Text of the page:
My 3 year old Daughter on Facebook?

Ok so maybe the title is a little misleading:

A 3 Year Olds Version Of Facebook ...
A 3 Year Old's Version Of Facebook ..

Over the last few months I have been astonished at how fast things are moving in this technological world.

For a self proclaimed geek – I think that’s quite a big thing to realise!

Hello, Any one there …

Looking at how I communicate with friends I used to hardly email or write or call – but I now Tweet, Facebook and Blog with alarming regularity. I am sure that some people would question these as “proper” forms of communication. And possibly even not think of them as communicating at all.

I am quite happy to say that I am communicating with my friends through these on-line. virtual means. Its not the same as a face to face chat – but I dont think that just because the other party it not there in the room it makes it any less valid. A lot of conversation is non verbal – sure in a tweet or blog I cant pickup on you raising your eyebrow now as you think “what are you going on about you nutter” – But actually in a very Vulcan/Emotionally removed kinda way – It might make my communication more efficient – and if my “and then there were 3” posts are anything to go by – a hell of a lot more honest.

Sure a lot of this communication is one way – but actually – I suspect that’s what a lot of people want to do. They have something they want to say and in a “normal” conversation they have to wait for an “appropriate” time to say it – or to move the conversation so that they can say it. Yep its horribly selfish – but I think just the way we work most of the time.

The really nice thing about these virtual conversations is that they are conversations. The same freeing reasons why I can be honest and “efficient” still apply to the other side of my conversations. It may be as simple as a “You Like this” on Facebook or a comment on my Blog. Or it could carefully written email reply or post on my wall. What ever the form I really appreciate the other side of the conversation. The honesty, the simple thoughts, the 140 character tweets, the quick comments – they are all as valid to me as the smile or encouraging “ok – that’s interesting” or comment that shows you just listened to what i said, that happen in a “real” conversation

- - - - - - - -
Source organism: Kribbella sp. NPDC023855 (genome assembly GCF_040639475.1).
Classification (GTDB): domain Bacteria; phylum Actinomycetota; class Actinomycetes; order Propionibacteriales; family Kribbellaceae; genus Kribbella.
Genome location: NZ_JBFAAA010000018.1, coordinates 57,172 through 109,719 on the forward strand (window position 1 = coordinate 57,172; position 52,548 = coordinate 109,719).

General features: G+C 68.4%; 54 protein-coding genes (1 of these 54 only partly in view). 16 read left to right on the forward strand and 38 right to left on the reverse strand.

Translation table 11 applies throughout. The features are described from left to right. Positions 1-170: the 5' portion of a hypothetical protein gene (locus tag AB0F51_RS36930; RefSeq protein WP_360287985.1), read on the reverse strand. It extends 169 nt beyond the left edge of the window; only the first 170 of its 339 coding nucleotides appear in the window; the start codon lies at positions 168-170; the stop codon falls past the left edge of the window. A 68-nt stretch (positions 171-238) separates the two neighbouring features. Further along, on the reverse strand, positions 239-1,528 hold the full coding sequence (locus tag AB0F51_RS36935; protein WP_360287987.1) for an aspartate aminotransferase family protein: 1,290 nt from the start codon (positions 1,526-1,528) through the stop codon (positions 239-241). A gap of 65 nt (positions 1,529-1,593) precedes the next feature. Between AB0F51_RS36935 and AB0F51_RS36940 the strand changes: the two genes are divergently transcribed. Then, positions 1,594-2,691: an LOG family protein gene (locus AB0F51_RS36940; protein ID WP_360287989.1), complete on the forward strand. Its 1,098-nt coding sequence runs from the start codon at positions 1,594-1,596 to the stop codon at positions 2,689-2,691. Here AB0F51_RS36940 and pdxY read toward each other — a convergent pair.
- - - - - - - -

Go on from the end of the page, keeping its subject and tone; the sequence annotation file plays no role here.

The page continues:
Maybe its a sign of the times, or my geeky core nature, or just “who I am” – that I am so happy to accept these “virtual” conversations. I dont know really – I am sure a psychologist would have a field day with me!

Pen, Paper, Keyboard …

As you may have spotted from one of my recent Tweets/Twitpics Amy is getting rather good at using the computer. I dont think i really expected her to be this good this early. So i am quite chuffed!

She can use the mouse the click on things, she can click and drag, she can use the mouse wheel and the on screen scroll bars to move around, she can navigate around the CBeebies website and play a lot of the games on there all by herself, she can pick an episode of something to watch on Iplayer, start it, make it go full screen, She can use a painting program ( Tuxpaint – Awesome program by the way) she can use the keyboard to play simple games on the Cbeebies website.

I am very proud of my little bean.

But i did have a moment of panic (as i suspect all parents do at least once an hour) as i thought – Am i doing the right thing – could this be bad for her future “development”

Unsurprisingly for a self proclaimed geek – my brain quickly came back with “Hell No”

Should I be spending more time teaching Amy to write? Dont get me wrong – i still see the importance of writing and i would consider the ability to write an essential skill – i dont think that skill should ever be lost or replaced. But I would consider the ability to type and use a computer a far more important skill for Amy to spend her time on. Already computers (in lots of different forms) are involved in practically everything we do. The ability to interact with them efficiently can only, in my eyes, be a benefit.

I suspect that I may have to make Amy jump through hoops during school as i dont think schools have caught up yet. I dont mind that too much – but as I know i can fill in the computer based stuff if I dont think school is doing enough. I am not too worried as already I know of schools that are letting teenagers use laptops in exams, when i was in uni over 10 years ago – i typed all my lecture notes in the class – i was a bit ahead of the game back then – but it is far more common place now. I can already see this trickling down through the school system – so I am not too worried.